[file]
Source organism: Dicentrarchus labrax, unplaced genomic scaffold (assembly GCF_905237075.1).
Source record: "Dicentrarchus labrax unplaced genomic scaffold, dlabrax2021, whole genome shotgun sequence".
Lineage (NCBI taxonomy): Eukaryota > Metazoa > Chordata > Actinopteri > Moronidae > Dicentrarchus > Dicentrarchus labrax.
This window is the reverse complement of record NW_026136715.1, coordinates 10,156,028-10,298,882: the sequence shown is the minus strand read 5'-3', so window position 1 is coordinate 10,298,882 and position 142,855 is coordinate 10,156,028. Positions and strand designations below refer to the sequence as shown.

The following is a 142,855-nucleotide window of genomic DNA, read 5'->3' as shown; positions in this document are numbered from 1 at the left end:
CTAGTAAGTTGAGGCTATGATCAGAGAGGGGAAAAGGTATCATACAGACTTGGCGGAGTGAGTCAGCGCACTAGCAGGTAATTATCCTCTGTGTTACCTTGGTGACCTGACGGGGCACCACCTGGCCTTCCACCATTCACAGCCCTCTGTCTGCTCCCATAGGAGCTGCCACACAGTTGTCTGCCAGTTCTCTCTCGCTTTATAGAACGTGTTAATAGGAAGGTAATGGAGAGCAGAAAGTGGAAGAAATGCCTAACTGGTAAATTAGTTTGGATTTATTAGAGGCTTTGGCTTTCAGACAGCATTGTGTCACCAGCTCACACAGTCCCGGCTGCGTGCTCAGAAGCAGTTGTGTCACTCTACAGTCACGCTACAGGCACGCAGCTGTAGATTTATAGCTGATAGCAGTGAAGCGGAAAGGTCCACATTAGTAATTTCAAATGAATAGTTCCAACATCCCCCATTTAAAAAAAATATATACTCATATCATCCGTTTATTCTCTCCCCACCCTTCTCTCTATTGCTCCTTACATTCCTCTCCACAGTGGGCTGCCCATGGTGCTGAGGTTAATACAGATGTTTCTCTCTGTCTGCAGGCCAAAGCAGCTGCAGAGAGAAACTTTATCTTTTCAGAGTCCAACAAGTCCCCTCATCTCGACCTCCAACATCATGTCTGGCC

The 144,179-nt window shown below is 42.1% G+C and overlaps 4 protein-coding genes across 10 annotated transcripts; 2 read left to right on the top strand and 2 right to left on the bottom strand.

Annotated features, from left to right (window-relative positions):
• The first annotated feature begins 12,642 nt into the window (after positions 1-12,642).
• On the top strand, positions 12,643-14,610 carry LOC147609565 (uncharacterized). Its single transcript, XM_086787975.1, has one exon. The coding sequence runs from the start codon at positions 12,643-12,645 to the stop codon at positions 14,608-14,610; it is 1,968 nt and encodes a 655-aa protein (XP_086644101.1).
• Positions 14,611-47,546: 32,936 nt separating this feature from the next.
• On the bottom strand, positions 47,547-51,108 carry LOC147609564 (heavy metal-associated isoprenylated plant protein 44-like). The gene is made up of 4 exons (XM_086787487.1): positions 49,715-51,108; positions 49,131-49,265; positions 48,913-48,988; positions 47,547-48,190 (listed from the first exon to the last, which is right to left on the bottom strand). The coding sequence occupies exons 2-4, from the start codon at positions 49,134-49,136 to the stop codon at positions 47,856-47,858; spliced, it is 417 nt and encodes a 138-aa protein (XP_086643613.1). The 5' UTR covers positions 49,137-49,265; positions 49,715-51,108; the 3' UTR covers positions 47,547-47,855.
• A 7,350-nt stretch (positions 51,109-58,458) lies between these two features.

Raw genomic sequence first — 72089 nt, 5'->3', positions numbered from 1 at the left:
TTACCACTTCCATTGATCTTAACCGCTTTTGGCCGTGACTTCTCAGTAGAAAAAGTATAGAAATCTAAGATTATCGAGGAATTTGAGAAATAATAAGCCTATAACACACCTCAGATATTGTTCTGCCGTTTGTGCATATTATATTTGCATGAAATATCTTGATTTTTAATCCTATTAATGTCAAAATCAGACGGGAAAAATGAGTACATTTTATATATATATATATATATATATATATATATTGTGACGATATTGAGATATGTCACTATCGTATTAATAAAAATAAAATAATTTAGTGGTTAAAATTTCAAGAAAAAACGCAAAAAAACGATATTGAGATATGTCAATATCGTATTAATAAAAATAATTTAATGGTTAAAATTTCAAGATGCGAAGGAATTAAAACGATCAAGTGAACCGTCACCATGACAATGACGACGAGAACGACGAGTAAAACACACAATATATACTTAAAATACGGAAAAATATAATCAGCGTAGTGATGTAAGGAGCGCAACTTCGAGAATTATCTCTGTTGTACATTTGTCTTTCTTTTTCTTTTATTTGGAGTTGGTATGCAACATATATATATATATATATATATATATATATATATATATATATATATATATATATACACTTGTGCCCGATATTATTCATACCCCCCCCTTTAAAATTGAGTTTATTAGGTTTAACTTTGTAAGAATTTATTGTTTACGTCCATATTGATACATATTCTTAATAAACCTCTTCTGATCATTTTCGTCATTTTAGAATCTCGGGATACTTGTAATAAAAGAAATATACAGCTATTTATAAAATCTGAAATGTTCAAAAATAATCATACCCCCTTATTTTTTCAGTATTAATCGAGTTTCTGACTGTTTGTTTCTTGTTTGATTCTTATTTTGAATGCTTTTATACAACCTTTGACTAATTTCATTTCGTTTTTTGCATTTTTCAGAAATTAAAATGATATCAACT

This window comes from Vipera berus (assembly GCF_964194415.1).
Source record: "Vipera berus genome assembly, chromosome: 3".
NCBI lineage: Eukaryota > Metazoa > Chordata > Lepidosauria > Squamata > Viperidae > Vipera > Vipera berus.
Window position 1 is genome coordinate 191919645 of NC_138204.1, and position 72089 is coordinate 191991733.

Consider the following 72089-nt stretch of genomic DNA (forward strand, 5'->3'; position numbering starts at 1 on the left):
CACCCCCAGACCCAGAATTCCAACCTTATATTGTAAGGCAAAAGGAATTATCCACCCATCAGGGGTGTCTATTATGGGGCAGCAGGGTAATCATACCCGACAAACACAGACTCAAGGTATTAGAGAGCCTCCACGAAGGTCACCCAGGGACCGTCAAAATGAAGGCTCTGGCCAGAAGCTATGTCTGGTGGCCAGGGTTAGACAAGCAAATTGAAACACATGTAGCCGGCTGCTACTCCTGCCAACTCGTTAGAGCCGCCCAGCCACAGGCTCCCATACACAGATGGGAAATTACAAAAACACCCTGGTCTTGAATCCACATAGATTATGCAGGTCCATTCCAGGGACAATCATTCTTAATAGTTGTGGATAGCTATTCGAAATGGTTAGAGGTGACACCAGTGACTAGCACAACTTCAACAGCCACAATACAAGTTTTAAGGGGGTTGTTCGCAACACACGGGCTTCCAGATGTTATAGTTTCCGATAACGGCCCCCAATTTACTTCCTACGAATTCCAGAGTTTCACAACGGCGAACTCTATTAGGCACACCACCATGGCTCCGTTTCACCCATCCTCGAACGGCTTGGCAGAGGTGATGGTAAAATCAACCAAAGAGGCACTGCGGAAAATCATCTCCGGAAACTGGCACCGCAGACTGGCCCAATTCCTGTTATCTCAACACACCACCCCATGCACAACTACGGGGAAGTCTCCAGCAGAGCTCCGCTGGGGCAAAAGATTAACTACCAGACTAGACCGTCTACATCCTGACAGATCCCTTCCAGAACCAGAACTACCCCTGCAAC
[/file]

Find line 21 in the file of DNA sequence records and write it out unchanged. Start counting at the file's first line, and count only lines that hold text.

CACCCCCAGACCCAGAATTCCAACCTTATATTGTAAGGCAAAAGGAATTATCCACCCATCAGGGGTGTCTATTATGGGGCAGCAGGGTAATCATACCCGACAAACACAGACTCAAGGTATTAGAGAGCCTCCACGAAGGTCACCCAGGGACCGTCAAAATGAAGGCTCTGGCCAGAAGCTATGTCTGGTGGCCAGGGTTAGACAAGCAAATTGAAACACATGTAGCCGGCTGCTACTCCTGCCAACTCGTTAGAGCCGCCCAGCCACAGGCTCCCATACACAGATGGGAAATTACAAAAACACCCTGGTCTTGAATCCACATAGATTATGCAGGTCCATTCCAGGGACAATCATTCTTAATAGTTGTGGATAGCTATTCGAAATGGTTAGAGGTGACACCAGTGACTAGCACAACTTCAACAGCCACAATACAAGTTTTAAGGGGGTTGTTCGCAACACACGGGCTTCCAGATGTTATAGTTTCCGATAACGGCCCCCAATTTACTTCCTACGAATTCCAGAGTTTCACAACGGCGAACTCTATTAGGCACACCACCATGGCTCCGTTTCACCCATCCTCGAACGGCTTGGCAGAGGTGATGGTAAAATCAACCAAAGAGGCACTGCGGAAAATCATCTCCGGAAACTGGCACCGCAGACTGGCCCAATTCCTGTTATCTCAACACACCACCCCATGCACAACTACGGGGAAGTCTCCAGCAGAGCTCCGCTGGGGCAAAAGATTAACTACCAGACTAGACCGTCTACATCCTGACAGATCCCTTCCAGAACCAGAACTACCCCTGCAAC